In January 2020, Amazon also promised a USD 1 billion investment in India across five years to digitise small and medium businesses. Bezos also assured that these fresh India-focused investments would help the company generate exports worth USD 10 billion ‘Make in India’ goods by 2025.
It is also important to note that India’s FDI policy expressly prohibits e-commerce companies from working as an inventory-based model, meaning the inventory of goods owned by the online entity and sold to consumers directly. If more than 25% of the inventory purchased is from the marketplace entity or its group of companies, the vendor is said to be controlled by the platform. Despite this, Amazon continues to push its private label products like Solimo indiscriminately.
Google’s on-off India relationship
With all the brotherhood that Pichai’s visit demonstrated, Google is in its own tussle with Indian regulatory bodies. In October last year, the Competition Commission of India, or CCI, fined Alphabet USD 161 million for exploiting its dominance in areas like online search and the Android app store. The CCI asked Google to change restrictions imposed on smartphone manufacturers related to pre-installation of apps.
The tiff has since become more hostile with Google alleging that Indian antitrust regulators have copied portions of the law from a European ruling arguing that the decision should be overturned.
Another strict regulatory market to deal with would be a bigger headache for Google considering the EU fined the company £ 3.5 billion in a similar case.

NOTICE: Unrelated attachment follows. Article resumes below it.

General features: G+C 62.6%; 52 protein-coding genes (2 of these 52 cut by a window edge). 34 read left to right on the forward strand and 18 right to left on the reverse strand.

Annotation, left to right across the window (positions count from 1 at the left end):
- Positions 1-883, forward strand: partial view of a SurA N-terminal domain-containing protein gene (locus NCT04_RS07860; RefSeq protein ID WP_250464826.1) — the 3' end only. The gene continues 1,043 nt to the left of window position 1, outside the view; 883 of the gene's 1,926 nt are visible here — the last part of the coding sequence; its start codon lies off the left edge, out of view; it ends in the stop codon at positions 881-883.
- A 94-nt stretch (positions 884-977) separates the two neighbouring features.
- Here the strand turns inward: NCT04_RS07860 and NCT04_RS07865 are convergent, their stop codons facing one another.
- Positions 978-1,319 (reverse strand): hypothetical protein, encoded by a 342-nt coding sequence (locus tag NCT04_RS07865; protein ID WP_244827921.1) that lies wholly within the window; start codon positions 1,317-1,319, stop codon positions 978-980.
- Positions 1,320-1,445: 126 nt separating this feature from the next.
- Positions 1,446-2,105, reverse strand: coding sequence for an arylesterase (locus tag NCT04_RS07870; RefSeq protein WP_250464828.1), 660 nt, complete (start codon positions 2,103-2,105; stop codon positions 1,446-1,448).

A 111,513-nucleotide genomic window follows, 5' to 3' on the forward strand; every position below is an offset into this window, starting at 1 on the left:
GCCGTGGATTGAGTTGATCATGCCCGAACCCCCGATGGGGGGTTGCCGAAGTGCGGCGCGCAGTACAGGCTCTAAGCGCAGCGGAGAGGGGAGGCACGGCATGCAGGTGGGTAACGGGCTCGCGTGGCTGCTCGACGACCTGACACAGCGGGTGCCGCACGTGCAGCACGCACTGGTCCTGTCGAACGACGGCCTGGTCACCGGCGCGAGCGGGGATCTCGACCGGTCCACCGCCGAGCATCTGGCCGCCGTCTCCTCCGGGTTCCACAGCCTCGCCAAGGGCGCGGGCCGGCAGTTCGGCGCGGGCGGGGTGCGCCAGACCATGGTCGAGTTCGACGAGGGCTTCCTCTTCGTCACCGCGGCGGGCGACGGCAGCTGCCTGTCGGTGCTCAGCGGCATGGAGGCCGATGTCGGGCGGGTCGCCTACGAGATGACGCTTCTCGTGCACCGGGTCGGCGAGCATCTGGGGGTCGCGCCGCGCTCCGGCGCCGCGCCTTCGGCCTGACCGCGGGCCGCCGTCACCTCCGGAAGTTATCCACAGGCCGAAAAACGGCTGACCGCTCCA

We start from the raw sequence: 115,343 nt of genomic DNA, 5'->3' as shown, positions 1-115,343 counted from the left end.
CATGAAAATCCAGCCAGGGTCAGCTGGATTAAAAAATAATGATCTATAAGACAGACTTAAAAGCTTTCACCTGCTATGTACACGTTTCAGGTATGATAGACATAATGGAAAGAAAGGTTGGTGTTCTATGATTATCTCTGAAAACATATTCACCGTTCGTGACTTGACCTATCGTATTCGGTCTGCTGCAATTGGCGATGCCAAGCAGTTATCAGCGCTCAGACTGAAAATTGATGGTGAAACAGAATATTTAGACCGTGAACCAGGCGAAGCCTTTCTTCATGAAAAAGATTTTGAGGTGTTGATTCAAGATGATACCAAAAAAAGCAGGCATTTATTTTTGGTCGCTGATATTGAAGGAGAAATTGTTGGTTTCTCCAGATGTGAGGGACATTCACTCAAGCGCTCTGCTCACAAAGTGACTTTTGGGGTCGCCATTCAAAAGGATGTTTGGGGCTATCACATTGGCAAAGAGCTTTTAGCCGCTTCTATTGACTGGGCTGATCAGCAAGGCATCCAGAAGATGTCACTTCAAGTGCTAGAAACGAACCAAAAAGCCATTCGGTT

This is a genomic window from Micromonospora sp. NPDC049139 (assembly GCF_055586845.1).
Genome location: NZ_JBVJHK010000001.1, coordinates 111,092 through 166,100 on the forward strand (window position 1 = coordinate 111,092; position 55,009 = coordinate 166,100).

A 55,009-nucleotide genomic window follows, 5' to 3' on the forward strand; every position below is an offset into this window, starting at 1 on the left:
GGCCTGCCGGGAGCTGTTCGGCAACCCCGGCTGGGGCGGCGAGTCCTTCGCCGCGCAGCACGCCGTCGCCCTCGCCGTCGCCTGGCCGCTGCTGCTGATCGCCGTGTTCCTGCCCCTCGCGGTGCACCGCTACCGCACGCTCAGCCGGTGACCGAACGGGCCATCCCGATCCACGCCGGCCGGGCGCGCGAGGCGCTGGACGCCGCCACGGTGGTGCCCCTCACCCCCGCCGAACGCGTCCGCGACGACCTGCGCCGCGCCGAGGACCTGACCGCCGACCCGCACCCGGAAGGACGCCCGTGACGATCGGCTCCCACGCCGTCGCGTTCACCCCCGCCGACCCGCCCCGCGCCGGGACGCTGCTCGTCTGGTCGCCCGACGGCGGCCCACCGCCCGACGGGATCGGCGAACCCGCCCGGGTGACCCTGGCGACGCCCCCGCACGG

In the past couple of years, Google has been doing its best to appease the Indian government. In January last year, Google announced an investment of up to USD 1 billion in Bharti Airtel as a part of its Google for India Digitization Fund. The deal includes a USD 700 million investment by Google to acquire a 1.28% stake in Airtel aside from more than USD 300 million for other commercial partnerships.
Google’s first and biggest investment then was marked by a purchase of 7.7% stake in Jio Platforms for INR 33, 737 crore. RIL chairman, Mukesh Ambani, stated then that the conglomerate was ‘truly blessed’ to have the likes of Google, Facebook and Microsoft as partners.
This was only a drop in the USD 10 billion India fund that Pichai had announced. Google also invested another USD 145 million in InMobi’s ‘Glance’ which owns the short-video platform, Roposo.
Nadella’s Microsoft is also midst discussions of investing in Indian play-to-earn gaming platform Zupee, proposing to lead a funding round of over USD 100 million. (Microsoft is also one of the investors in ‘OYO’.)
Besides, Microsoft also announced a collaboration last year with ‘Invest India’, a government agency that supports tech startups in the country. The software company’s ‘Microsoft for Startups’ programme is working to onboard Indian startups within the Accelerating Growth of New India’s Innovations or AGNIi Mission, a programme under the central government.